I'm going to make it so you can go up the stairs.
Just look at it 👀!
It'll be fun! I'm sure it will be.

Responding to a LINE message from Koichi, a community member, the Academy students and our children climbed up the stairs to the roof set up by the scaffolders one after another. From rust removal to rust prevention, and finally, each [family] climbed up on the roof to get covered in paint.
During the "Golden Week", a week consecutive national holidays, we were blessed with fine weather and painted the roof, which is more than 500 tatami mats in size, in one color of silver paint. Exactly the Silver Week?

As Mr. Yagi often says.
"We live in a very big house. We have rooms all over the place, and we walk down a long driveway to SCS (Suzuka Culture Station), where everyone's dining and living rooms are located. It's a huge mansion~."


"We rethatch the big roof of our own house by ourselves."
"We rethatch it ourselves, so it will be more our house."
Rethatching thatched roofs in Shirakawa-go, famous for its gassho-zukuri style of architecture. There is a group called " Kumi" or "Yui," and everyone in the village rethatches one house in one day.


My mother's birthplace was in a mountain village with a thatched roof.
I asked my grandfather, "Grandpa, don't the rain and snow sink into the house? He replied, "You see, we have a fire here on the hearth. This smoke goes up to the roof and dries and smokes the thatch. This is what makes a thatched roof strong. So you don't have to worry about it."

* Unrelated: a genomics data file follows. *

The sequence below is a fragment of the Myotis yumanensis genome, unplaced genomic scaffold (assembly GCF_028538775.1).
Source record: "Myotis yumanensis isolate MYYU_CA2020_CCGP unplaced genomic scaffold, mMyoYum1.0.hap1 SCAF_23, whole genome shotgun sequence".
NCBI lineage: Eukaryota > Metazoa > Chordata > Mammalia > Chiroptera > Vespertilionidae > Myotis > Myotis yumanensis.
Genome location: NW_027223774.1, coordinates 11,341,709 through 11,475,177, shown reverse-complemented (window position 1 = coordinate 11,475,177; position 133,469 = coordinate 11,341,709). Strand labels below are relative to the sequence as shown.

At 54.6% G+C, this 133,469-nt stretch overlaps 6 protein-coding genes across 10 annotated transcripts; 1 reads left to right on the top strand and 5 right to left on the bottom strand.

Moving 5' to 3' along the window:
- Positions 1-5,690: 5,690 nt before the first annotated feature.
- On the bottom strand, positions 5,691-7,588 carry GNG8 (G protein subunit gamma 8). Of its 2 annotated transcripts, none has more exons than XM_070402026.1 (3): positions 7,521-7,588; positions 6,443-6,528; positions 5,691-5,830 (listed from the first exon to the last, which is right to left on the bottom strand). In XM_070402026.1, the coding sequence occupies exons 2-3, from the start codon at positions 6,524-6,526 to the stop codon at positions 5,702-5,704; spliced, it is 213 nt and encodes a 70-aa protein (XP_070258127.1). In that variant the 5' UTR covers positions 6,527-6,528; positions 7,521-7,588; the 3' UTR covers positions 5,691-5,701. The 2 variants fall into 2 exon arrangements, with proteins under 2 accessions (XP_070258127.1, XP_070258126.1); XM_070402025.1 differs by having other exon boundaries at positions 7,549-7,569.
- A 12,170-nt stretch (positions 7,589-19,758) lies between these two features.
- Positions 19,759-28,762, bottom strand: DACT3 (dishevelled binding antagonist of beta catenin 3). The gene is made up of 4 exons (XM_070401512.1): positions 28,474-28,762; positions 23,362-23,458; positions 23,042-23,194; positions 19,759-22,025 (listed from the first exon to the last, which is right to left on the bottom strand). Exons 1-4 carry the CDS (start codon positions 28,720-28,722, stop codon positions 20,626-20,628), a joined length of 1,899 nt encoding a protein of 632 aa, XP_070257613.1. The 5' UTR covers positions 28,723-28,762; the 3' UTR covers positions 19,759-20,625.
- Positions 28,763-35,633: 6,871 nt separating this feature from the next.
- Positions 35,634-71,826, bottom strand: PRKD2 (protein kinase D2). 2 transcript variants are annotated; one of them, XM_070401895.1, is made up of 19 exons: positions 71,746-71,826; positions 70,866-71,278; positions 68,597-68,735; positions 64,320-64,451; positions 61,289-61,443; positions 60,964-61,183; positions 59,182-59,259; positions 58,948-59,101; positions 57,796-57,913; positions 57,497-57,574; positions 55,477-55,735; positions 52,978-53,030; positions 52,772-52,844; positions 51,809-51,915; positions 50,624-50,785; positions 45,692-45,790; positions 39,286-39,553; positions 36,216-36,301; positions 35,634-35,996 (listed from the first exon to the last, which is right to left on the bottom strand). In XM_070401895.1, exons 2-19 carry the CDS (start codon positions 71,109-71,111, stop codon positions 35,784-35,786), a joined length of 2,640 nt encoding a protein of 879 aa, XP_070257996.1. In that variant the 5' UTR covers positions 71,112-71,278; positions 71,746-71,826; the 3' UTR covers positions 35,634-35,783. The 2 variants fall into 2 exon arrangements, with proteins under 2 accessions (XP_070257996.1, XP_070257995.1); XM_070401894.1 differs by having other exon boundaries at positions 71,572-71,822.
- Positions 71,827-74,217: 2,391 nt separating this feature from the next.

In such a house, we live together in peace and security, so we become closer and closer.

I think family is so interesting. Children cannot choose their parents, grandparents, or siblings.
They just happen to be born there, become children of that family, and live together.
It is not that they live together because they are close, or because they are intimate with each other, in the beginning.
We don't have a special day, we just go about our daily lives, one day at a time.
But as we live, we become a family. Before you know it, you become intimate and close, and a bond is formed that will never be shaken unconsciously.


Today's [family] is somewhat similar.
Each of us did not choose to be a part of this [family], but we became a [family] by chance.

And we live together, one day at a time, in a normal, non-special way.

We are close to each other, but because we live together, we become even closer, we melt into each other.
Then you will want to live together more and more. We become unshakable "one".
Not only the [families], but the entire community will be filled with such a spirit.
And not just the community...